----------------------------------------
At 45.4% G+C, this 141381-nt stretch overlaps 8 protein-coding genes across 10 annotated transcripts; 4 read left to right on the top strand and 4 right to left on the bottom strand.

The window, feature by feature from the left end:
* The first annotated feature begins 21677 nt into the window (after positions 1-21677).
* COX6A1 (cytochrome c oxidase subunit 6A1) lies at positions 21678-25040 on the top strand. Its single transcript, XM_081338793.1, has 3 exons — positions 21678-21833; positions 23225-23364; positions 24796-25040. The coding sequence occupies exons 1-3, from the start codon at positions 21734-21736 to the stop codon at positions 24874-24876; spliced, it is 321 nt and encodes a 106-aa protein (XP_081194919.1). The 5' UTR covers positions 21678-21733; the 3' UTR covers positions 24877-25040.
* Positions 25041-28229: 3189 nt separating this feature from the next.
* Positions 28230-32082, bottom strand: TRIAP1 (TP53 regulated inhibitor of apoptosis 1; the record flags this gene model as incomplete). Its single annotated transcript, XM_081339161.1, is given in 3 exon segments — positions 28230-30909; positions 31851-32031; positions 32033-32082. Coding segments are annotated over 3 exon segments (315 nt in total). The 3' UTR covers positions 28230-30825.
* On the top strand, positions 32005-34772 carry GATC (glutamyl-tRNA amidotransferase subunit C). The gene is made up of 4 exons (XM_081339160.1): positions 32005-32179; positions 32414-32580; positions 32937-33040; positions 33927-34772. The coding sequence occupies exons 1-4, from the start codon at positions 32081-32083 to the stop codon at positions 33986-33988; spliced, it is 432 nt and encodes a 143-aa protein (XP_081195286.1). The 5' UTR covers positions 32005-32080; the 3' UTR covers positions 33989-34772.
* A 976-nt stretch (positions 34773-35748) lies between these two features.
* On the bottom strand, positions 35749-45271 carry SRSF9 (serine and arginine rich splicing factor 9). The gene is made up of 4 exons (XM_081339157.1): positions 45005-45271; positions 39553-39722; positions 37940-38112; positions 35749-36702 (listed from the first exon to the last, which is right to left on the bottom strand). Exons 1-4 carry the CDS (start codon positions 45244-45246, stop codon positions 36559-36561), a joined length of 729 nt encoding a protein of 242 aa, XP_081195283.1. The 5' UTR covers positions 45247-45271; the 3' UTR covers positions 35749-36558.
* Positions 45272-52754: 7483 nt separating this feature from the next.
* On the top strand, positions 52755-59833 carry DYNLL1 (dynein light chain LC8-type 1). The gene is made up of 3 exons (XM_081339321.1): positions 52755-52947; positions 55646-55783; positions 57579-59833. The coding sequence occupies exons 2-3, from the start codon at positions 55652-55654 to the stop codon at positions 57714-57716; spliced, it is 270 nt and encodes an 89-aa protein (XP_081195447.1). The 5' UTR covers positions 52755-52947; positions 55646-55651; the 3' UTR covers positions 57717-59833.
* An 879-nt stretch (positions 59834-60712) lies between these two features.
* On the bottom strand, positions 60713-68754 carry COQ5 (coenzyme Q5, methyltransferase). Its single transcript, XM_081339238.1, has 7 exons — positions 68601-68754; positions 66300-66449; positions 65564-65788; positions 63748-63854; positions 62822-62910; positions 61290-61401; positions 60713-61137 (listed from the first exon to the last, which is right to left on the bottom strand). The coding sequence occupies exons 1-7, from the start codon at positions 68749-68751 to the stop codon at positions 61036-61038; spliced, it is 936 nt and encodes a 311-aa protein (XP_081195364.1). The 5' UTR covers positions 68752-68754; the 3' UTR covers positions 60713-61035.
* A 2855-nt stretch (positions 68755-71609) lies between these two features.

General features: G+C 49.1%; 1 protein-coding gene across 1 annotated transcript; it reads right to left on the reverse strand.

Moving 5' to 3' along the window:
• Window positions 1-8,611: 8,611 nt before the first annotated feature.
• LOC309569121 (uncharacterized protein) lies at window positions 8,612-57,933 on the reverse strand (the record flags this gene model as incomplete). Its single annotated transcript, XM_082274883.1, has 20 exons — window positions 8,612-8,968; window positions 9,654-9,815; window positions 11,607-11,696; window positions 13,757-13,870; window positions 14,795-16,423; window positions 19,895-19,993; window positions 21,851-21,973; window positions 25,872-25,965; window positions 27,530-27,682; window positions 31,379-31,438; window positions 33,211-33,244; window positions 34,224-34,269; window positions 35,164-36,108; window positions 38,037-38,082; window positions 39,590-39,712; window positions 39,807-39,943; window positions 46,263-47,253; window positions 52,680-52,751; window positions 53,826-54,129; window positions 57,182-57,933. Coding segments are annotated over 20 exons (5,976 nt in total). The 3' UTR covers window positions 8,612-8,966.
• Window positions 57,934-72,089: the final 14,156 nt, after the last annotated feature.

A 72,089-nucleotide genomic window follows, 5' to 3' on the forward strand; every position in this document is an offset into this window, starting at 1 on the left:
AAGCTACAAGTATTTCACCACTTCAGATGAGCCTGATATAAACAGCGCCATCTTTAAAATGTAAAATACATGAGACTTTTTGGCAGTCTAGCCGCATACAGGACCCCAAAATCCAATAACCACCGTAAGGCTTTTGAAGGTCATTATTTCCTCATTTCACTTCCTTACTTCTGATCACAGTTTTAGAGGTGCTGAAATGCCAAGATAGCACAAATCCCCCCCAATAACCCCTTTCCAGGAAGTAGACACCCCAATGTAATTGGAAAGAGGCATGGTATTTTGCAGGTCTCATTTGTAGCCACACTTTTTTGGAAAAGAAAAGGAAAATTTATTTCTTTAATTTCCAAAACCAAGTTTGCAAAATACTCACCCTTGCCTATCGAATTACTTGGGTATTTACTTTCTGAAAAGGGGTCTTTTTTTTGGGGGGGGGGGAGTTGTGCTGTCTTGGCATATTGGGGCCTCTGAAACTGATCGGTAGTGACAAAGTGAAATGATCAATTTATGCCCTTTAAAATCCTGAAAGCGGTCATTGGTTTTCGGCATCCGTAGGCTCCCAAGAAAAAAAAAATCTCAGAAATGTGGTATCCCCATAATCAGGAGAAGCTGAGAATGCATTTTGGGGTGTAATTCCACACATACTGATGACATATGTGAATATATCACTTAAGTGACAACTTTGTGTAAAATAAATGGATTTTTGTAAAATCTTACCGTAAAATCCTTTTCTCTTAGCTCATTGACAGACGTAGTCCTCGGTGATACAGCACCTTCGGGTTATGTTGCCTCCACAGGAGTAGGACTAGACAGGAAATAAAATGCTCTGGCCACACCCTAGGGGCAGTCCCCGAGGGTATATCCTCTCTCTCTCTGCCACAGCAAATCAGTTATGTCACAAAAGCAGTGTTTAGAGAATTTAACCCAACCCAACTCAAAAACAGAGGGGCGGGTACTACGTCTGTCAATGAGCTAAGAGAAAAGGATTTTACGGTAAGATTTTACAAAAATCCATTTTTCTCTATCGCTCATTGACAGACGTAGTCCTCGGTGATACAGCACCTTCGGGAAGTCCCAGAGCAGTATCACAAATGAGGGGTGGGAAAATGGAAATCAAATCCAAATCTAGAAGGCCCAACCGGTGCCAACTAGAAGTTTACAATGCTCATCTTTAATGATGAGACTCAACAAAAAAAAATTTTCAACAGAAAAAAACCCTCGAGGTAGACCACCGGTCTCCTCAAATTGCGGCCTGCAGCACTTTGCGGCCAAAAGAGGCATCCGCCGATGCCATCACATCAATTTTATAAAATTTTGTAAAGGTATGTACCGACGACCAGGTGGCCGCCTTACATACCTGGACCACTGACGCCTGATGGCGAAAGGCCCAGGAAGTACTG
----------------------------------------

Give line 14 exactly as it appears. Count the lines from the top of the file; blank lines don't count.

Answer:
* A 2855-nt stretch (positions 68755-71609) lies between these two features.